Festival Focus: Daruma Kuyo (Tokyo)

Happy Setsubun, readers! Today is the unofficial start of spring here in Japan, a day that is heralded with demon asks and copious bean throwing.

I have written about Setsubun before, and indeed spent part of my afternoon attending the bean throwing festivities at Asakusa’s Senso-ji Temple. But before that, I also made a trip out to the northeastern section of Tokyo to experience Daruma kuyo.

Daruma, or dharma, are dolls that are bought by people when they want to ask for luck in business or make a wish in general. The dolls, mostly red in color but also appearing in other hues, have two blank white ovals where the eyes should be. When you make a wish, you color one of the eyes black. When your wish comes true, you color in the other eye and then take your daruma doll to a temple to be disposed of properly.

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Carrying a daruma doll to the ceremony
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Dolls waiting to be burned

In Tokyo, that temple happens to be Nishi-Arai Daishi Temple, a temple that dates back to the 9th century. Every year on Setsubun, the priests hold a solemn ceremony before sending off the “completed” daruma dolls in a flaming pyre. Two men dressed as mountain priests blow conch shells and light the stack of dolls with long torches. The priests all chant for quite some time and then the fire is left to burn itself out under the watchful eyes of the Tokyo Fire Company.

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Priests light the pyre
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Daruma dolls burning

You can also buy new daruma dolls for the coming year at the temple, and a bean throwing (mamemaki) takes place later in the afternoon. When we were there today, some of the cherry trees were already in bloom (I think they were kawazuzakura, the earliest species to bloom near Tokyo) and the plums were looking lovely as well. The grounds of the temple are quite extensive and worth taking some time to explore.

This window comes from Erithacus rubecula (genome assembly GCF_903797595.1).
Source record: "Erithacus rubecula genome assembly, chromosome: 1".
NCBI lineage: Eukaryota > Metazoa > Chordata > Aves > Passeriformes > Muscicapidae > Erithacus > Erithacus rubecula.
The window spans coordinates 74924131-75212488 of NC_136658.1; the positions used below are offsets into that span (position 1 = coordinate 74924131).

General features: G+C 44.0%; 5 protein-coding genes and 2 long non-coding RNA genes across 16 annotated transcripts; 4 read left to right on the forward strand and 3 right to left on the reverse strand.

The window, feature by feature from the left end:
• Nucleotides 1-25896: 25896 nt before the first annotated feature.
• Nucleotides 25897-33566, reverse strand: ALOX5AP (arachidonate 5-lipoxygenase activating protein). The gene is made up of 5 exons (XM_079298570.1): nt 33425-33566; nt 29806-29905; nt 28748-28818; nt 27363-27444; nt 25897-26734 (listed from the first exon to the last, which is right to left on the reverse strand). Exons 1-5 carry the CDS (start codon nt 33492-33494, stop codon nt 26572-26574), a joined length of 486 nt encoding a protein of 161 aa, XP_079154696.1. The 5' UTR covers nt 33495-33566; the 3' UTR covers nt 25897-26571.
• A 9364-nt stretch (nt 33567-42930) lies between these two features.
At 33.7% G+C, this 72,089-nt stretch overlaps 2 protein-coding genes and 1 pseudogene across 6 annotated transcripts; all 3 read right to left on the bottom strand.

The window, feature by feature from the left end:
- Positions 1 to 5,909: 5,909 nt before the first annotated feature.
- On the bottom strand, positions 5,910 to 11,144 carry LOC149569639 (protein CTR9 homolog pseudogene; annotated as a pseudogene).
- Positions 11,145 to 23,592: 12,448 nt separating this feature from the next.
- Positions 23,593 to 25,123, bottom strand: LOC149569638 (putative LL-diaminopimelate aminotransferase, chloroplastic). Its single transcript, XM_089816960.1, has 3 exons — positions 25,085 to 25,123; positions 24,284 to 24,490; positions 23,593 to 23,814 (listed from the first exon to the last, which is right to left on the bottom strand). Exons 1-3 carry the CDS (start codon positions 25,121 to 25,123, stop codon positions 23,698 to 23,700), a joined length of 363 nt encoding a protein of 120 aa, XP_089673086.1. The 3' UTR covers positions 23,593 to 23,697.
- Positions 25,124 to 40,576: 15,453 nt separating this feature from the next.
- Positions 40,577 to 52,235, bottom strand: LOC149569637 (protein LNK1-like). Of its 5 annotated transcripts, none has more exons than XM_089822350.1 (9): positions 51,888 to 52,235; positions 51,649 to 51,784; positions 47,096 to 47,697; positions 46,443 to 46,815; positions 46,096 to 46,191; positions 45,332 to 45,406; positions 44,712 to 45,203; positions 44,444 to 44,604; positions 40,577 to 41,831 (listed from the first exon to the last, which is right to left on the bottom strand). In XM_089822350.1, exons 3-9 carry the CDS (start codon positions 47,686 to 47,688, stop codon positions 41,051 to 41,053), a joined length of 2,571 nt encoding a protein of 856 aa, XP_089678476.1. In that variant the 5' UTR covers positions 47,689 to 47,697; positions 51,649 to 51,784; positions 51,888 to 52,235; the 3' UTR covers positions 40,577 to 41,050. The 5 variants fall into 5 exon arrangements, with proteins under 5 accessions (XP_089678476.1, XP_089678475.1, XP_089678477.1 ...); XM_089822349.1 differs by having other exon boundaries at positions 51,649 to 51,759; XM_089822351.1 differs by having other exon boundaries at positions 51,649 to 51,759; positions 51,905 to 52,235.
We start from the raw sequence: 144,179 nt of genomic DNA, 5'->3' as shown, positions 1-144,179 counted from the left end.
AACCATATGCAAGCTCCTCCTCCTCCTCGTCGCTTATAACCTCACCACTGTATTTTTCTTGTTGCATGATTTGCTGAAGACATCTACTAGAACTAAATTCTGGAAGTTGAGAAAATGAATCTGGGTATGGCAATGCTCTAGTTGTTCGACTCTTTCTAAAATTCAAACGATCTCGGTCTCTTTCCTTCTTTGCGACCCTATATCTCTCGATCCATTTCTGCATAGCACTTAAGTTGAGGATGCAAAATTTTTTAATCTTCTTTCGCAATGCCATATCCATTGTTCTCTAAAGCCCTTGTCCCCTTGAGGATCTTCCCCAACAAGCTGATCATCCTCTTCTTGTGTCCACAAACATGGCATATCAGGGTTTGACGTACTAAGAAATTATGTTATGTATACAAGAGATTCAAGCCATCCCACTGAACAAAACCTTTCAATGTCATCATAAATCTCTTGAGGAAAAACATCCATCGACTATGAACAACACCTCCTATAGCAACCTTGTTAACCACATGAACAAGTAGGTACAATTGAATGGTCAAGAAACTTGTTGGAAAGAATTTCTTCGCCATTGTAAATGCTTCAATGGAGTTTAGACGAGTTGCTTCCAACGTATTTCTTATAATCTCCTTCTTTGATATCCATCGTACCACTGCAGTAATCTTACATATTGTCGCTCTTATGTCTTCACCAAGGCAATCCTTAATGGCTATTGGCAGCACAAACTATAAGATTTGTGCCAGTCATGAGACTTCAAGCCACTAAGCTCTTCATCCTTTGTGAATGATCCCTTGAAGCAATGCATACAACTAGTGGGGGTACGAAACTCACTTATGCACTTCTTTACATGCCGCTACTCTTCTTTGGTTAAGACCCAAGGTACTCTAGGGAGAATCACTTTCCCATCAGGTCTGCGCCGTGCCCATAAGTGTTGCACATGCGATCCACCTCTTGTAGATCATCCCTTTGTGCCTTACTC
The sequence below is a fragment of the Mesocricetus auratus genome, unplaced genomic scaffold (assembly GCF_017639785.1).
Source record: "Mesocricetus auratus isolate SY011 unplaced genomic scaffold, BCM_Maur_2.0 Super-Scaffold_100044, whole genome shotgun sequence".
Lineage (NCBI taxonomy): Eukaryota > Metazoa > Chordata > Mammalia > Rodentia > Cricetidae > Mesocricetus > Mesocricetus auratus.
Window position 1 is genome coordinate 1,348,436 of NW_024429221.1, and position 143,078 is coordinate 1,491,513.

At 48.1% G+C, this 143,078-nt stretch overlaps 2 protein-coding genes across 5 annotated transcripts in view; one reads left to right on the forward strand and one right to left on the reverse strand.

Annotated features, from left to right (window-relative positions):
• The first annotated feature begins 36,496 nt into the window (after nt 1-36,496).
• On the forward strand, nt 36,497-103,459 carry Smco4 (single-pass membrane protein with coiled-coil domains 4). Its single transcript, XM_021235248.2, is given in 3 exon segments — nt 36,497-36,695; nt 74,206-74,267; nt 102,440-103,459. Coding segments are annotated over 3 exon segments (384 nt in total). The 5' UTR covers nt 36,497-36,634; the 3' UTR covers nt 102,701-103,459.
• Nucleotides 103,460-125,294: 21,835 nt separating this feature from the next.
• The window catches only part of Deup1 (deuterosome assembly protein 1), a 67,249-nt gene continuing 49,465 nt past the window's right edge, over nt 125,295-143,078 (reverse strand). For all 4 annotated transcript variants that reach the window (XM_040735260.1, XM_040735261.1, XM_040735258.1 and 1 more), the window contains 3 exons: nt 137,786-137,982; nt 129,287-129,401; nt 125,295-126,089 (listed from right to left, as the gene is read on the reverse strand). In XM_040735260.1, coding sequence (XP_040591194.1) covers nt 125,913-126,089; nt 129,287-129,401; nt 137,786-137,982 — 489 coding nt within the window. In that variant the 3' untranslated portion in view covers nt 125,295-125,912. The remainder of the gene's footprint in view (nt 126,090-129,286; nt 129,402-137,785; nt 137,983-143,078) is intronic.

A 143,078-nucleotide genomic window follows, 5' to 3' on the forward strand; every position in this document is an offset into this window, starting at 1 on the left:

The temple sits right outside Daishimae Station and the ceremony takes place every Feb 3rd at 11:30am (though it’s always good to check in with the local tourism office to clarify before heading out there).

5 thoughts on “Festival Focus: Daruma Kuyo (Tokyo)

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  1. That must be a huge fire! What do you do if the wish doesn’t come true? That could sometimes takes years or never happen. I love these traditions. We should probably also burn something representing fears. When I was in 1st grade I starting worrying about the ‘Holy Ghost’. Sister Immaculata must have talked about it in school. Apparently she didn’t do a very good job. I didn’t remember anything HOLY. All I remembered was that scary bird that came down on us. My mother had me draw it. It was black and mean looking. She took the picture and burned it on the stove. She told me that it wouldn’t scare me anymore and it didn’t. I bet the Japanese already have a ceremony for things like this.

  2. How cool! About 10 years or more ago I got my husband (then boyfriend) a daruma to use before he took a black belt test. He was able to paint the other eye–omedetou! 😉 I didn’t know about this festival. I bet it’s really neat to see!

    1. Congrats to your husband on the achievement! That’s awesome! And the festival was rather cool, and not too crowded, despite being such a short distance from famous sites like Tokyo Skytree.

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